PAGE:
6.4 out of 10

Breezy Point Roxbury

Ranked 25th best neighborhood in Queens
40.557706891729 -73.9118101189118
Great for
  • Neighborly Spirit
  • Clean & Green
  • Parking
  • Peace & Quiet
  • Safe & Sound
Not great for
  • Eating Out
  • Nightlife
  • Public Transport
  • Shopping Options
  • Schools
Who lives here?
  • Retirees
  • Families with kids
  • Professionals
  • Singles
  • Beach Lovers

Reviews

3/5 rating details
  • Neighborly Spirit 5/5
  • Safe & Sound 4/5
  • Clean & Green 4/5
  • Pest Free 3/5
  • Peace & Quiet 4/5
  • Eating Out 2/5
  • Nightlife 2/5
  • Parks & Recreation 3/5
  • Shopping Options 2/5
  • Gym & Fitness 3/5
  • Internet Access 3/5
  • Lack of Traffic 3/5
  • Parking 4/5
  • Cost of Living 3/5
  • Resale or Rental Value 3/5
  • Public Transport 2/5
  • Medical Facilities 3/5
  • Schools 2/5
  • Childcare 3/5
2yrs+

"Small and private beach town"

This is a predominantly (99.5%) white neighborhood of less than two square miles. The vast majority of the residents are Irish or Italian. There are a lot of seasonal residents, but most of the people here are here all year-round. Most of Breezy Point is a gated community with no public schools (there are both public and private schools in nearby Belle Harbor though). It is really safe. There are some restaurants and a bar in town, but it is a pretty boring place to live. There are lots of private beaches and there is a surf club, where residents can purchase discounted access to the pool. There are homes in diverse styles and in a very wide range of prices, with some luxury homes going into the millions. Residents have to pay the Breezy Point co-op's common charges, which generally include fees for maintaining the beach and the common areas. While there are a couple of buses, including one run by the co-op, there are few public transportation options. Most people take the ferry to lower Manhattan; it takes about an hour, but it runs on a regular schedule and isn't too expensive. Still, Breezy Point may not be the best choice for people who have to commute to the city on a daily basis.
Pros
  • Gated for safety
  • Quiet & Private
  • Very friendly, close-knit community
Cons
  • Not diverse at all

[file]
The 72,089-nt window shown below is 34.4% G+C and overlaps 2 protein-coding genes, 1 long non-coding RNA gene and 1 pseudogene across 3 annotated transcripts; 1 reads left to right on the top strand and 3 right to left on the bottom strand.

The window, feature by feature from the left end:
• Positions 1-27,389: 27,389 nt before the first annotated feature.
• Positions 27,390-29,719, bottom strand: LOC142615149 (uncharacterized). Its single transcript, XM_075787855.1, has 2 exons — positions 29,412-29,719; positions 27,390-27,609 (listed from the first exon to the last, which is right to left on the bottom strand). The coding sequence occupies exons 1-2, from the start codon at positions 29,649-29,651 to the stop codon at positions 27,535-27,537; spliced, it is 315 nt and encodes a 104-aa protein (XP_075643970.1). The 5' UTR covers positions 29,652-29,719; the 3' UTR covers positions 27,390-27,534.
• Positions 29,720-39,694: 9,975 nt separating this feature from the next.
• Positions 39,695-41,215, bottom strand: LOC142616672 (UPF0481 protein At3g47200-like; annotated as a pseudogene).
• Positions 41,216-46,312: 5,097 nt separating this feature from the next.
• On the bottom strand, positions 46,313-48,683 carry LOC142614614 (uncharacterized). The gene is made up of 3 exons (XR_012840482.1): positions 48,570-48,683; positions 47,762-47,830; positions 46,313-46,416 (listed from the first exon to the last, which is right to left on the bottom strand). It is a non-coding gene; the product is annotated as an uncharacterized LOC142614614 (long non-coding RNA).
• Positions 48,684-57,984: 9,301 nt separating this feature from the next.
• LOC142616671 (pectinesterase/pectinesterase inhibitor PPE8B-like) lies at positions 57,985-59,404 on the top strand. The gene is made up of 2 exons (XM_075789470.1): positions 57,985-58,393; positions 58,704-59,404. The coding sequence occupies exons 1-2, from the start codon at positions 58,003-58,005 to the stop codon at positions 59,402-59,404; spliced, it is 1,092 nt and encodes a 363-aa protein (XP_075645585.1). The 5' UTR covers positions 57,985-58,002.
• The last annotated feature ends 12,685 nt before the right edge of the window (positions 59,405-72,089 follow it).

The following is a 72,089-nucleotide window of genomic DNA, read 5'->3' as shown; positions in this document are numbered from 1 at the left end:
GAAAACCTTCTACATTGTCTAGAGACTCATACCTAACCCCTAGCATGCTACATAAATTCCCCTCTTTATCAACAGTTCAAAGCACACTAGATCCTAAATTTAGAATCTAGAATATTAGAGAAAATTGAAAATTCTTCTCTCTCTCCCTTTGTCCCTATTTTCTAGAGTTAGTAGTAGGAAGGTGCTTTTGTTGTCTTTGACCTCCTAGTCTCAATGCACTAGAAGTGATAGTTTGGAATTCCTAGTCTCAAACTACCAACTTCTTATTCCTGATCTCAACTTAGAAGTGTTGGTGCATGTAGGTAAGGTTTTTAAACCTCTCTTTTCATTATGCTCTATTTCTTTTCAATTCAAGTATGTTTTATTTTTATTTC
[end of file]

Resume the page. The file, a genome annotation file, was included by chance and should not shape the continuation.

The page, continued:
• No public schools
  • Generally expensive home prices
Recommended for
  • Retirees
  • Beach Lovers
3/5
2yrs+

"Cooperative owned, Irish Riviera in Queens."

Breezy Point is a co-operative neighborhood in Queens, New York, bordered by Rockaway Inlet / Jamaica Bay and the Atlantic Ocean. This elite neighborhood is scenic and beautiful and a wonderful place to live. This predominantly Irish neighborhood is developed around the co-operative system of development under the Breezy Point Cooperative in which the residents own half of the land and own their homes. This sense of ownership adds to the community feeling of the neighborhood, but also an exclusivity, which can be offsetting to an outsider. The average listing price for homes for sale in Breezy Point is around $600,000.The neighborhood is mainly residential and filled with family fare, not to mention a good variety of offerings. The Breezy Point Shopping Center is the center of commerce, with several small shops and stores. The neighborhood also has other small restaurants and shops, but is primarily residential. Breezy Point is home to several beaches with fantastic wildlife and coastal views. A perfect place to spend an afternoon, Breezy Point has a fantastic amount of outdoor and entertainment offerings.
Recommended for
  • Families with kids
  • Retirees
4/5
2yrs+

"No schools in the neighborhood"

Breezy Point Roxbury is a neighborhood of about 1.9 square miles that is abundant in nature and 22 miles from Manhattan via car. Although, bicycles, piloted by bare-chested men with wraparound sunglasses, practically outnumber those cars.

Security gates block almost all side streets, which are posted with intimidating no-trespassing signs. There’s even a distinct lingo: “Dinks,” the many powder-blue-shirted security officers, make sure that D.F.D.’s, or people who are “down for the day,” don’t use areas reserved for “Pointers.”

All Breezy Point’s private land belongs to a large co-op, which, like most Park Avenue apartments houses, curtails access. Here, though, annual charges are typically less than $2,000, for tap water, beach cleaning and basketball court maintenance.

Visitors to Breezy Point who want to get their feet wet can pick up a free day-use permit at the Moorish-style visitors center at Jacob Riis Park. It will allow them to park at the 30-car lot just beyond 22nd Street, at the end of Rockaway Point Boulevard, where a short path leads through the dunes to water. Breezy Point residents, though, have it easier, as their private beaches are never more than a short stroll away.

There are no public schools in Breezy Point and children attend nearby Belle Harbor School or Beach Channel High School.
Recommended for
  • Professionals
  • Singles
  • Retirees
4/5
2yrs+

"Wouldn't live there, but visiting is nice"

Tourists don’t come to New York City to view natural seascapes out on the Rockaway Peninsula in Queens, but plenty of New Yorkers feel the need for seascapes after spending the winter months in their concrete jungle. This is a good place to visit to relieve yourself from the stress of the city, though I wouldn’t recommend living way out here if you need to make a daily commute to any of the city’s business districts on a daily basis.
The neighborhood is home to a surf shop, and a beach bar – which seem strange bedfellows to the city of New York for a tourist, but are a welcome change if you’ve been in the city too long.

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